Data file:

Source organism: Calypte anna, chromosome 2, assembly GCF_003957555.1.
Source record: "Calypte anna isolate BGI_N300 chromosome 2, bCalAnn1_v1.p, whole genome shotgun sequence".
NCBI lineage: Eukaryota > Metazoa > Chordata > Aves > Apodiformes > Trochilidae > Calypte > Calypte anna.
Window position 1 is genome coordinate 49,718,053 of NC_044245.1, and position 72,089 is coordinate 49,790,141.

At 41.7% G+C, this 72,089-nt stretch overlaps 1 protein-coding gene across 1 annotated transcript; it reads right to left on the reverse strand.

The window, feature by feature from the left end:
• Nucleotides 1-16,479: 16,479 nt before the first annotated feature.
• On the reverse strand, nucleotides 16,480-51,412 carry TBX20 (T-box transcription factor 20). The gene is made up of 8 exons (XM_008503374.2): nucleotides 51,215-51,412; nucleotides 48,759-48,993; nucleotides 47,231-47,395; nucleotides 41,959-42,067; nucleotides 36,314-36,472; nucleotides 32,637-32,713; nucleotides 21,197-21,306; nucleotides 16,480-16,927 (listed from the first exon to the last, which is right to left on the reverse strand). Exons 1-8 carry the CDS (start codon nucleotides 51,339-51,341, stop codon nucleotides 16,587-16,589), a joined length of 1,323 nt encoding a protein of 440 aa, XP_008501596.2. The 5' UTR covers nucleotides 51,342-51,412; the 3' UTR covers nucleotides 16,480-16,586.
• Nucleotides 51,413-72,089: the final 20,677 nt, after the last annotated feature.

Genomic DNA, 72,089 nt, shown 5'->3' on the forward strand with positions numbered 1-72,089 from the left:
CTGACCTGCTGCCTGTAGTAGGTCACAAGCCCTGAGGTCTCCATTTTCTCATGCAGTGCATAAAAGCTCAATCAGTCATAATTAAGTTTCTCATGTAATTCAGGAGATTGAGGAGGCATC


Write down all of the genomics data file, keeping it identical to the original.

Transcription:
Source organism: Calypte anna, chromosome 2, assembly GCF_003957555.1.
Source record: "Calypte anna isolate BGI_N300 chromosome 2, bCalAnn1_v1.p, whole genome shotgun sequence".
NCBI lineage: Eukaryota > Metazoa > Chordata > Aves > Apodiformes > Trochilidae > Calypte > Calypte anna.
Window position 1 is genome coordinate 49,718,053 of NC_044245.1, and position 72,089 is coordinate 49,790,141.

At 41.7% G+C, this 72,089-nt stretch overlaps 1 protein-coding gene across 1 annotated transcript; it reads right to left on the reverse strand.

The window, feature by feature from the left end:
• Nucleotides 1-16,479: 16,479 nt before the first annotated feature.
• On the reverse strand, nucleotides 16,480-51,412 carry TBX20 (T-box transcription factor 20). The gene is made up of 8 exons (XM_008503374.2): nucleotides 51,215-51,412; nucleotides 48,759-48,993; nucleotides 47,231-47,395; nucleotides 41,959-42,067; nucleotides 36,314-36,472; nucleotides 32,637-32,713; nucleotides 21,197-21,306; nucleotides 16,480-16,927 (listed from the first exon to the last, which is right to left on the reverse strand). Exons 1-8 carry the CDS (start codon nucleotides 51,339-51,341, stop codon nucleotides 16,587-16,589), a joined length of 1,323 nt encoding a protein of 440 aa, XP_008501596.2. The 5' UTR covers nucleotides 51,342-51,412; the 3' UTR covers nucleotides 16,480-16,586.
• Nucleotides 51,413-72,089: the final 20,677 nt, after the last annotated feature.

Genomic DNA, 72,089 nt, shown 5'->3' on the forward strand with positions numbered 1-72,089 from the left:
CTGACCTGCTGCCTGTAGTAGGTCACAAGCCCTGAGGTCTCCATTTTCTCATGCAGTGCATAAAAGCTCAATCAGTCATAATTAAGTTTCTCATGTAATTCAGGAGATTGAGGAGGCATC